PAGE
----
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Tomeka Reid: Story of Her Life

The cellist-composer on her Chicago jazz family, recent quartet record and more

Tomeka Reid

The cover art of Chicago-based cellist Tomeka Reid’s new release on Thirsty Ear, Tomeka Reid Quartet, her debut as a leader, portrays a young girl bathed in light, apparently either dancing or running through a thicket of trees and undergrowth toward the light’s source. It seems as if she’s found herself in a land of enchantment whose wonders she can apprehend only if she forges ahead-serendipity, toughened by determination.

To hear Reid tell it, that’s also pretty much the story of her life in music. She was born in 1977, grew up in the Washington, D.C., area and chose the cello in the fourth grade. For a long time, her focus was on classical music. It wasn’t until her senior year at the University of Maryland, College Park, that a mentor “encouraged me to do some improvisations.” Even then, though, “I still was kind of on the fence about it. I wanted to do it, but I wasn’t committed; I felt that I had a lot to learn in classical music. I wasn’t sure about it, [but] I kept doing it.”

Years earlier, she’d visited Chicago with her family and was smitten; during college, she visited a few more times. “I [eventually] stayed here for a summer,” she recalls over coffee on Chicago’s South Side. “That’s when I met [flutist] Nicole [Mitchell] in a symphony. It was called the Classical Symphony Orchestra. Playing in orchestras, I was usually the only black person, so it was like, ‘Whaat?’ There were three! Her, Sam Williams playing violin and Kharma Foucher played the cello. I wasn’t the only one! I said, ‘Oh, my gosh, I want to move here.’ I think within five days of graduating [in 2000], I took the Greyhound and moved out here.”

Reid had grown up listening to mainstream popular music as well as classical, and in college she’d begun to delve into jazz. Nonetheless, she says, she’d never anticipated anything like the depth and richness she discovered in Chicago after re-establishing her friendship with Mitchell, who by then was an ascendant figure in the community of improvisers centered on the AACM. “It wasn’t intentional,” she asserts. “It’s kind of like the universe just [said], ‘You need to go in this direction.’ I didn’t know about the AACM before I moved here. I just knew I wanted to move to Chicago because I wanted to be around more black musicians. I was just kind of drawn into it.”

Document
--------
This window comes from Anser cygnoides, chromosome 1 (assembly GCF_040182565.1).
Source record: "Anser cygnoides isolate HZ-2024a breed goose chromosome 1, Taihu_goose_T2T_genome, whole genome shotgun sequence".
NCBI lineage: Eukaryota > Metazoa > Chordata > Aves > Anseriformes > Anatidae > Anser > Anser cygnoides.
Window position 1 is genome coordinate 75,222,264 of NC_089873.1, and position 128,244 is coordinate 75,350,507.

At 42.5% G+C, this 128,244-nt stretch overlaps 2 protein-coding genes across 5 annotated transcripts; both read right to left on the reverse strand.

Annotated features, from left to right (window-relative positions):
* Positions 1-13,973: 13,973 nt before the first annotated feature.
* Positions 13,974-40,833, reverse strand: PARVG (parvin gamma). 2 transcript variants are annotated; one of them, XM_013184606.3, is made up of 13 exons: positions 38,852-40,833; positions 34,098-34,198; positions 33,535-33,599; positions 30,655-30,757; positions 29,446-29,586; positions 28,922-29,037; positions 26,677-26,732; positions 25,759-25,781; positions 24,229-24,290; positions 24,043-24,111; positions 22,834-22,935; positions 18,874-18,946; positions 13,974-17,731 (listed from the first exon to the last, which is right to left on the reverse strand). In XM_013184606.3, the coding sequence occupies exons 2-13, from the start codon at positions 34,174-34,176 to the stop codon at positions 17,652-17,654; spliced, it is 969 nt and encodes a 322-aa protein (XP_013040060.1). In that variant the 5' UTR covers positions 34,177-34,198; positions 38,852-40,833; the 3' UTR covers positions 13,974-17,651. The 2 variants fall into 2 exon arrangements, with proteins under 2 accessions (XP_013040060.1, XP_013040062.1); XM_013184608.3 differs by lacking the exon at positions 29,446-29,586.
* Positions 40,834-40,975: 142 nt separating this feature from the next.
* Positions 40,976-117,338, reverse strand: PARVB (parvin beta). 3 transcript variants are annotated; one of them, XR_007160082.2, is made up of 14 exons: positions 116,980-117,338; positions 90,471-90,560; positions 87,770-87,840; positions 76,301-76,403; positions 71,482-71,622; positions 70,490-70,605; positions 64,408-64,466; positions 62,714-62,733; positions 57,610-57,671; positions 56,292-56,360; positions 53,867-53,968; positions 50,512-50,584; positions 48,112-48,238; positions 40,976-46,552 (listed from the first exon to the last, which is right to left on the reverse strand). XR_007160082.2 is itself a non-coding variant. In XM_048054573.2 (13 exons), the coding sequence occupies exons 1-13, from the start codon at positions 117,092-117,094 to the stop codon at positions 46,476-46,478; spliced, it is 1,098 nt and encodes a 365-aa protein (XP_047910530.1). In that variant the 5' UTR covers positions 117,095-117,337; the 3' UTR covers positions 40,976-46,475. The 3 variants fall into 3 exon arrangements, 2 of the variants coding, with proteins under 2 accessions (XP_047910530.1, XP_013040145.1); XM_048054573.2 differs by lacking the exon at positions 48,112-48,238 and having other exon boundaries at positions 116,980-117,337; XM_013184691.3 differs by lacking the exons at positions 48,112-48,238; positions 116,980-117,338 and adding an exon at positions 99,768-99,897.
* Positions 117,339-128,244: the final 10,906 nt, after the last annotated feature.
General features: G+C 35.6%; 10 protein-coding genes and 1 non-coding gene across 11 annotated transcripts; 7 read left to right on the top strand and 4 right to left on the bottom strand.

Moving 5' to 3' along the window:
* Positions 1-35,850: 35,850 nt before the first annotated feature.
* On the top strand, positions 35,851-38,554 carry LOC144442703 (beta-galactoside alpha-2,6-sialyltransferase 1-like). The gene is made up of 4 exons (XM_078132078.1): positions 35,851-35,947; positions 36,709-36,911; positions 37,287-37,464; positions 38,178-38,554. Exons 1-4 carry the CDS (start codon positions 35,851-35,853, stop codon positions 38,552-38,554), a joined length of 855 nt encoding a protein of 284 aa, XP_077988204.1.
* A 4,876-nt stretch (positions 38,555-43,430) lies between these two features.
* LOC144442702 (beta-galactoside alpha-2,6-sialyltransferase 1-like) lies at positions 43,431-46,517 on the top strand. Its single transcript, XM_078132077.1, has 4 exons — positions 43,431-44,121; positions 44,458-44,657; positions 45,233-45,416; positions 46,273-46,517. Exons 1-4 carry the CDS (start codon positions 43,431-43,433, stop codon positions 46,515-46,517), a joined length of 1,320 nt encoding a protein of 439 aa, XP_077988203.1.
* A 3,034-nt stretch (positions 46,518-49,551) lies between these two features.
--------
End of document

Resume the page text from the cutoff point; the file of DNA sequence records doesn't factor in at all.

It certainly didn’t take her long to catch up. As a member of Mitchell’s Black Earth Ensemble, she learned to free her muse and abandon her inhibitions. (“Just make some sounds!” Mitchell instructed.) She eventually joined other exploratory and challenging groups: vocalist Dee Alexander’s Evolution Ensemble, drummer Mike Reed’s Loose Assembly and Living by Lanterns, and the AACM’s Great Black Music Ensemble, among others. In 2010, Anthony Braxton enlisted her in his Tri-Centric Orchestra to record Trillium E, part of his ongoing operatic cycle, and she worked in Braxton’s Falling River Music nonet in 2014. Today, she fronts her own Chicago-based unit and co-leads the cello/violin/double-bass trio Hear in Now. With Mitchell and drummer Mike Reed, she released the acclaimed Artifacts last year on the 482 Music label. As a composer, she has garnered commissions from the AACM, the Chicago Jazz Festival and the Chicago Jazz Ensemble.

Reflecting her musical trajectory, the new CD came together as a result of disparate elements that congealed at the appropriate time. “Some of these compositions,” she notes, “were written two and a half, maybe three years ago. [All except one, Eric Dolphy’s “17 West,” are Reid originals.] It’s something I’ve talked about with female leaders I’ve worked with. Every time, [they’ve said,] ‘You should get yourself out there. You write good music.'”

Produced by Mike Reed, the disc features Reid with guitarist Mary Halvorson, bassist Jason Roebke and drummer Tomas Fujiwara. Even on arco passages, Reid achieves a timbral intensity and rhythmic thrust of the kind usually associated with electrified jazz fusion. She and Roebke interweave, tossing solos and accompaniments back and forth, alternating lower- and higher-register pizzicato runs and bowed lines. Halvorson, like Fujiwara, summons emotional fervor through understatement rather than declamation; her leads and comping simmer with unforced brio. The musical and emotional spectrum is luminous, not unlike that mystical light illuminating the landscape for the journeying girl on the cover.

“I was drawing upon all the influences I’ve been exposed to here,” Reid affirms. “I really like free playing, but I still love melodic things. I didn’t want to shy away from anything.” She emphasizes that the electronic-like edginess spiking her sound is intentional-she’s determined to challenge the stereotype of the cello as a “mellow” instrument. “It sounds beautiful, but the cello can also do so many other things-even though I still feel, when I listen back, like, ‘Ahh! There’s a lot of mellowness in there!’ So I’m trying to go even more away from that. That’s one of the beauties of playing a string instrument: You can bend, you can slide, you can get these glass qualities, you can get all these different qualities that I still don’t feel I’ve fully explored. I’m still uncovering.”

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